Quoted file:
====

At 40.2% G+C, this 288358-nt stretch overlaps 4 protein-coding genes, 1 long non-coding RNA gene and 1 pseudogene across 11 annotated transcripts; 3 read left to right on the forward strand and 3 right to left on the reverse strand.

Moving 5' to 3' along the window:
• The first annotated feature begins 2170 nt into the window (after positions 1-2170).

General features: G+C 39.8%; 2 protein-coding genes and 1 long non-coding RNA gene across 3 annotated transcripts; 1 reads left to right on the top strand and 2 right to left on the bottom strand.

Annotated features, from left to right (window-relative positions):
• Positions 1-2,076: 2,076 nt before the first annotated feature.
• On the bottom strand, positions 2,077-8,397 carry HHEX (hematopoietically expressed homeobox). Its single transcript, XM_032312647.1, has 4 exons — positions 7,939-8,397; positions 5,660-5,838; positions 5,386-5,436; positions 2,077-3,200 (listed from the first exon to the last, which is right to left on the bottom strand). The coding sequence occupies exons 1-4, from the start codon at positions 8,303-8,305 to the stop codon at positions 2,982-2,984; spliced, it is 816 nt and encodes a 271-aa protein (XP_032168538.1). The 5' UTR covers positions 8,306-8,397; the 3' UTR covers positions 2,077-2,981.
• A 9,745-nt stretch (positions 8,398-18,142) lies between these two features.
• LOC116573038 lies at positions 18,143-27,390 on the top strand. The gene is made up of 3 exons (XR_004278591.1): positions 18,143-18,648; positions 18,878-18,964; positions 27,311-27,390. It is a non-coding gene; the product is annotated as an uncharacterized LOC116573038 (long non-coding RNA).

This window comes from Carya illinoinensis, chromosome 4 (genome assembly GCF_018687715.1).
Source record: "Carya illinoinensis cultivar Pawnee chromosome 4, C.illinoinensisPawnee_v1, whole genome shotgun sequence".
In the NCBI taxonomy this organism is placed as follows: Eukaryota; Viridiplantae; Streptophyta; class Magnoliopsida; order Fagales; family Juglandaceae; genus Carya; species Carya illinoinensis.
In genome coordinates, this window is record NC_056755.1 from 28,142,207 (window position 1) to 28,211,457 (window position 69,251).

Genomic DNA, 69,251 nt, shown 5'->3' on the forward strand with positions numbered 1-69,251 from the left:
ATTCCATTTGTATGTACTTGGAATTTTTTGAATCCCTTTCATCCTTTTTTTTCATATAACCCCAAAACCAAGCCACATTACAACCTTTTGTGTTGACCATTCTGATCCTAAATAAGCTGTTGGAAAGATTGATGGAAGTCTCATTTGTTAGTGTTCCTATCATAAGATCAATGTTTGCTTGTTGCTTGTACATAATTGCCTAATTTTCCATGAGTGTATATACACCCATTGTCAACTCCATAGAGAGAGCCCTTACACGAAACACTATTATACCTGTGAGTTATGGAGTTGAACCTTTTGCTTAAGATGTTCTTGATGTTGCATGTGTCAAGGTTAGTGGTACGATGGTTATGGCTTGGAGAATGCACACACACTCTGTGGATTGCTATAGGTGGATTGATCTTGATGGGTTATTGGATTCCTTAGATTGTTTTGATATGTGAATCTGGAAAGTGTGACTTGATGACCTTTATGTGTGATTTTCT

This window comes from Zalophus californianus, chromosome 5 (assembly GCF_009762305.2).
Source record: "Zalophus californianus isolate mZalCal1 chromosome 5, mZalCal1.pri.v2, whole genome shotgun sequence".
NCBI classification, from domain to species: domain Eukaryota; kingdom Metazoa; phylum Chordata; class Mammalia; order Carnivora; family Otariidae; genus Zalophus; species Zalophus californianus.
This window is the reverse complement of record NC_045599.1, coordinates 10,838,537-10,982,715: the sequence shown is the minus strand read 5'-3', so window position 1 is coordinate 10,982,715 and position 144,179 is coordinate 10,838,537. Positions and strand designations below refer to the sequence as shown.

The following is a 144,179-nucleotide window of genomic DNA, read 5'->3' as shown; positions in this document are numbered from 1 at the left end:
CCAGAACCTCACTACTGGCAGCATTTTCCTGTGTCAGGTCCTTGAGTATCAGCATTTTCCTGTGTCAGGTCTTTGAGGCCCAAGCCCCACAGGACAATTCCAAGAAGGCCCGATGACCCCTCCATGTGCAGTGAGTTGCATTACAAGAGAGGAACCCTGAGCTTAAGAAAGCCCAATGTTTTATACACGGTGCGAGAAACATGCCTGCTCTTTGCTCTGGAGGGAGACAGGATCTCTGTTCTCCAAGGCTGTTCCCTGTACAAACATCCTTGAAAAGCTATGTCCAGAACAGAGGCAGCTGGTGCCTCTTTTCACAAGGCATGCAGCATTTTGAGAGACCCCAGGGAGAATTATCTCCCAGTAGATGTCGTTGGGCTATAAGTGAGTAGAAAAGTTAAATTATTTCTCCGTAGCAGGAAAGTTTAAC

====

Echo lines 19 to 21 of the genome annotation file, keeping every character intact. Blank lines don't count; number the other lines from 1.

This window is the reverse complement of record NC_045599.1, coordinates 10,838,537-10,982,715: the sequence shown is the minus strand read 5'-3', so window position 1 is coordinate 10,982,715 and position 144,179 is coordinate 10,838,537. Positions and strand designations below refer to the sequence as shown.

The following is a 144,179-nucleotide window of genomic DNA, read 5'->3' as shown; positions in this document are numbered from 1 at the left end:
CCAGAACCTCACTACTGGCAGCATTTTCCTGTGTCAGGTCCTTGAGTATCAGCATTTTCCTGTGTCAGGTCTTTGAGGCCCAAGCCCCACAGGACAATTCCAAGAAGGCCCGATGACCCCTCCATGTGCAGTGAGTTGCATTACAAGAGAGGAACCCTGAGCTTAAGAAAGCCCAATGTTTTATACACGGTGCGAGAAACATGCCTGCTCTTTGCTCTGGAGGGAGACAGGATCTCTGTTCTCCAAGGCTGTTCCCTGTACAAACATCCTTGAAAAGCTATGTCCAGAACAGAGGCAGCTGGTGCCTCTTTTCACAAGGCATGCAGCATTTTGAGAGACCCCAGGGAGAATTATCTCCCAGTAGATGTCGTTGGGCTATAAGTGAGTAGAAAAGTTAAATTATTTCTCCGTAGCAGGAAAGTTTAAC